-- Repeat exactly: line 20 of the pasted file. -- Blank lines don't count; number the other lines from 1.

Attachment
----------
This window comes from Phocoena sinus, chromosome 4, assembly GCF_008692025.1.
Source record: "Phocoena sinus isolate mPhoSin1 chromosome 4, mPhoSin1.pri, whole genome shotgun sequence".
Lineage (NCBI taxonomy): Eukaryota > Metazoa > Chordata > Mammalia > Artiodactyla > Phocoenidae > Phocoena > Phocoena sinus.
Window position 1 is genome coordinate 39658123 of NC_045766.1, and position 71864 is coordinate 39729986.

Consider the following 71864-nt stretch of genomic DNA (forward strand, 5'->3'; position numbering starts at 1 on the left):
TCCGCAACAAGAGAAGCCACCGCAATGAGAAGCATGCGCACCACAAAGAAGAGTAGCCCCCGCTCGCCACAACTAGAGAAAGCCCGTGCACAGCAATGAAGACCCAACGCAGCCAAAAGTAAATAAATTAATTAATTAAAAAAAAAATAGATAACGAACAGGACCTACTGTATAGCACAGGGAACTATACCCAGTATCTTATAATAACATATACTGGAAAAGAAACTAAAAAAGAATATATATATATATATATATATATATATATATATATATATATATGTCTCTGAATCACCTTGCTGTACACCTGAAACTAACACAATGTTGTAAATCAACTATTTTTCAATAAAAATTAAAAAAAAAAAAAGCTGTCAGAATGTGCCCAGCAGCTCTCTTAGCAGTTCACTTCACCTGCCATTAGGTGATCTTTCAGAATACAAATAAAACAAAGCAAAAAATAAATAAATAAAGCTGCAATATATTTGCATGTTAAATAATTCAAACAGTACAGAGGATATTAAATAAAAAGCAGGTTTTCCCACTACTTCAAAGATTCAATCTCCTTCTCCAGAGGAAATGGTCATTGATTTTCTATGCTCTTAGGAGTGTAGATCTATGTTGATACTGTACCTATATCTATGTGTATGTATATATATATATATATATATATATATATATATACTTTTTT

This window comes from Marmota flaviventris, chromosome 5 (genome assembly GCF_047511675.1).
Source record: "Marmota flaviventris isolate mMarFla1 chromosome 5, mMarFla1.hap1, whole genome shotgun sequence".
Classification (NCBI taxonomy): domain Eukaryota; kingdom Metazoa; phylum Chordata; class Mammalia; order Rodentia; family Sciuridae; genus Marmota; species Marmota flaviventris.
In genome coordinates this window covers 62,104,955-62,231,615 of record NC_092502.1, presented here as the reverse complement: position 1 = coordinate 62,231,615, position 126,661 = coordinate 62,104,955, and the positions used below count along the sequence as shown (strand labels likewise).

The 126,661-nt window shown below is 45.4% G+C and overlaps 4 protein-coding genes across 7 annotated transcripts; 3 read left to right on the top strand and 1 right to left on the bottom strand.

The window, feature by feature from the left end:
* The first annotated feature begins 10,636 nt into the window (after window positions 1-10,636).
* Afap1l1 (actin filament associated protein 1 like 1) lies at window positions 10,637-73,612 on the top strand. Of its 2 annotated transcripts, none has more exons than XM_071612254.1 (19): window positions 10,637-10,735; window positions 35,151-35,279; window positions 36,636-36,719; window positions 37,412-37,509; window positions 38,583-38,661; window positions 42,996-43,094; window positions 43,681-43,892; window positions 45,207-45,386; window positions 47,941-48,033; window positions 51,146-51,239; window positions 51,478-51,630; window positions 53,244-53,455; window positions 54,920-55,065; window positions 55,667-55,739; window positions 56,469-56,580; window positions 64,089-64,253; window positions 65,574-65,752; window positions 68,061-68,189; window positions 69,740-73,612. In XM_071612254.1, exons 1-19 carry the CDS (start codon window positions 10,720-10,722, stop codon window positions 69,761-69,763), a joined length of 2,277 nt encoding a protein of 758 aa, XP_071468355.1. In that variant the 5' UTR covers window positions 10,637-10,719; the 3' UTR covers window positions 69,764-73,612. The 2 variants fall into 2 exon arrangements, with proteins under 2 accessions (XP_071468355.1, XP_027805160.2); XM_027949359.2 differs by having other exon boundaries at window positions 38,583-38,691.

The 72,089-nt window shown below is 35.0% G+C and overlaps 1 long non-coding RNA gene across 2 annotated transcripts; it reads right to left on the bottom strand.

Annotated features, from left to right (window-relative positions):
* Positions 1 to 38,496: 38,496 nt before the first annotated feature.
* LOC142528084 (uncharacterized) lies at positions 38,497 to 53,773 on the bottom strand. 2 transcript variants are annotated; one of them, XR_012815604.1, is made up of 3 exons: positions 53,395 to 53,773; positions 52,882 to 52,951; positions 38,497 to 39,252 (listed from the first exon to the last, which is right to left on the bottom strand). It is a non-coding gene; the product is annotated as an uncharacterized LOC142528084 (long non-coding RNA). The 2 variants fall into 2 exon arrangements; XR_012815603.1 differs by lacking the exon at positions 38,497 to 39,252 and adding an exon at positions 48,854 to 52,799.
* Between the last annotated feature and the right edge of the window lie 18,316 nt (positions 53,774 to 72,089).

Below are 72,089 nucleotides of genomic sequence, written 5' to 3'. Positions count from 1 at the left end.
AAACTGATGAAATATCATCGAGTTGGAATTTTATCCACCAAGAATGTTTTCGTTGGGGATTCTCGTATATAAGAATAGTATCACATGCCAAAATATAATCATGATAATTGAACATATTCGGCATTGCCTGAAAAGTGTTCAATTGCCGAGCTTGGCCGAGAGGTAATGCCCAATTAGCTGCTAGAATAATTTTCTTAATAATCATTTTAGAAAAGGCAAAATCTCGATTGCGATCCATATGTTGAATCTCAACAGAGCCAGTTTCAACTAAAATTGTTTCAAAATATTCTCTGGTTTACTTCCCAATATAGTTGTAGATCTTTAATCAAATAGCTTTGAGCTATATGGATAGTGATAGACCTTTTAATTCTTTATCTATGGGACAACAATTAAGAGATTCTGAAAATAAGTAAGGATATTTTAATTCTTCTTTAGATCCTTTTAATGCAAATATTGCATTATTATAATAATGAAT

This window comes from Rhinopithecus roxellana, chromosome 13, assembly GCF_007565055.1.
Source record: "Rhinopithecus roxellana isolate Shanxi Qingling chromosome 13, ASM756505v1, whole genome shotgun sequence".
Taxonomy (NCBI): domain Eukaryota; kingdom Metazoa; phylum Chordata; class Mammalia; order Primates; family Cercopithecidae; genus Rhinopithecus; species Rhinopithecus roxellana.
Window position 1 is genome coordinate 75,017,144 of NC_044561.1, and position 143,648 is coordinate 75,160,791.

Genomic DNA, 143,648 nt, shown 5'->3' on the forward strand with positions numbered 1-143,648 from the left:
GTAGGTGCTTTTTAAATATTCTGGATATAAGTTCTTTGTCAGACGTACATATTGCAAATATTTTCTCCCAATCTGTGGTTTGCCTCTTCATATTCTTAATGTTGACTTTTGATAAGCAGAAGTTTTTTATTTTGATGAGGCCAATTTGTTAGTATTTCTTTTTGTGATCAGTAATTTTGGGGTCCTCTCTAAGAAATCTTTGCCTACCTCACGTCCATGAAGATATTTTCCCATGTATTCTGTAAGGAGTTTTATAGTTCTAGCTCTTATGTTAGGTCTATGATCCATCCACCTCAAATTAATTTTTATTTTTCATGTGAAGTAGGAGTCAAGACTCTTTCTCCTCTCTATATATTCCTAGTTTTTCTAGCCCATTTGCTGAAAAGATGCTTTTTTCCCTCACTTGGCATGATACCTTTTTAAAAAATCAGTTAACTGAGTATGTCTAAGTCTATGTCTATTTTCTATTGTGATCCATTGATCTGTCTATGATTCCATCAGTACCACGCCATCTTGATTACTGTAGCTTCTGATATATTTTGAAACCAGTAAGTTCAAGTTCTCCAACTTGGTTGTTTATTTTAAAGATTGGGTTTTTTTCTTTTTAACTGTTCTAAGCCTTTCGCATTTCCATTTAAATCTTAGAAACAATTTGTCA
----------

Below are 72,089 nucleotides of genomic sequence, written 5' to 3'. Positions count from 1 at the left end.